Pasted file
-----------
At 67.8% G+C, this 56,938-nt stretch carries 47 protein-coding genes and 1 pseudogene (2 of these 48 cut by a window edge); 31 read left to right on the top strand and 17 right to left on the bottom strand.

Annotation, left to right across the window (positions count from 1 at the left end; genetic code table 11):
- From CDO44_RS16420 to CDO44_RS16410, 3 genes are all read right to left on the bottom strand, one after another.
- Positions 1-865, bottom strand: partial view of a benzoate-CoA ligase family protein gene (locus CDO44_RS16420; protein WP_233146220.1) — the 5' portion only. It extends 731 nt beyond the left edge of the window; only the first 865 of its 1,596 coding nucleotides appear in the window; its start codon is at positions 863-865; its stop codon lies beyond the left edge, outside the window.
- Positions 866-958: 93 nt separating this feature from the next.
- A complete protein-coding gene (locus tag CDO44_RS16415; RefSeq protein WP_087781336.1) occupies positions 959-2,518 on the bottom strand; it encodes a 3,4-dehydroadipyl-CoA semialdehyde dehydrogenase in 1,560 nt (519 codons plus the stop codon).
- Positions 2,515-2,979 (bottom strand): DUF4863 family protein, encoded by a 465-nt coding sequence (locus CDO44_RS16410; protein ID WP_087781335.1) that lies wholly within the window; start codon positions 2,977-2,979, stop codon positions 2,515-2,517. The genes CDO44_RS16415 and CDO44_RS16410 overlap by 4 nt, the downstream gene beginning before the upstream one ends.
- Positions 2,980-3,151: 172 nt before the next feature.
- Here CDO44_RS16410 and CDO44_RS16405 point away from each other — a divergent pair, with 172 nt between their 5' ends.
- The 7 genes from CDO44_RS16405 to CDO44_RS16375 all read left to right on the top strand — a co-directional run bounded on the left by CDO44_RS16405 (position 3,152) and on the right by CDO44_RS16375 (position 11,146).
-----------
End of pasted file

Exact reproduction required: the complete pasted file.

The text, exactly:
At 67.8% G+C, this 56,938-nt stretch carries 47 protein-coding genes and 1 pseudogene (2 of these 48 cut by a window edge); 31 read left to right on the top strand and 17 right to left on the bottom strand.

Annotation, left to right across the window (positions count from 1 at the left end; genetic code table 11):
- From CDO44_RS16420 to CDO44_RS16410, 3 genes are all read right to left on the bottom strand, one after another.
- Positions 1-865, bottom strand: partial view of a benzoate-CoA ligase family protein gene (locus CDO44_RS16420; protein WP_233146220.1) — the 5' portion only. It extends 731 nt beyond the left edge of the window; only the first 865 of its 1,596 coding nucleotides appear in the window; its start codon is at positions 863-865; its stop codon lies beyond the left edge, outside the window.
- Positions 866-958: 93 nt separating this feature from the next.
- A complete protein-coding gene (locus tag CDO44_RS16415; RefSeq protein WP_087781336.1) occupies positions 959-2,518 on the bottom strand; it encodes a 3,4-dehydroadipyl-CoA semialdehyde dehydrogenase in 1,560 nt (519 codons plus the stop codon).
- Positions 2,515-2,979 (bottom strand): DUF4863 family protein, encoded by a 465-nt coding sequence (locus CDO44_RS16410; protein ID WP_087781335.1) that lies wholly within the window; start codon positions 2,977-2,979, stop codon positions 2,515-2,517. The genes CDO44_RS16415 and CDO44_RS16410 overlap by 4 nt, the downstream gene beginning before the upstream one ends.
- Positions 2,980-3,151: 172 nt before the next feature.
- Here CDO44_RS16410 and CDO44_RS16405 point away from each other — a divergent pair, with 172 nt between their 5' ends.
- The 7 genes from CDO44_RS16405 to CDO44_RS16375 all read left to right on the top strand — a co-directional run bounded on the left by CDO44_RS16405 (position 3,152) and on the right by CDO44_RS16375 (position 11,146).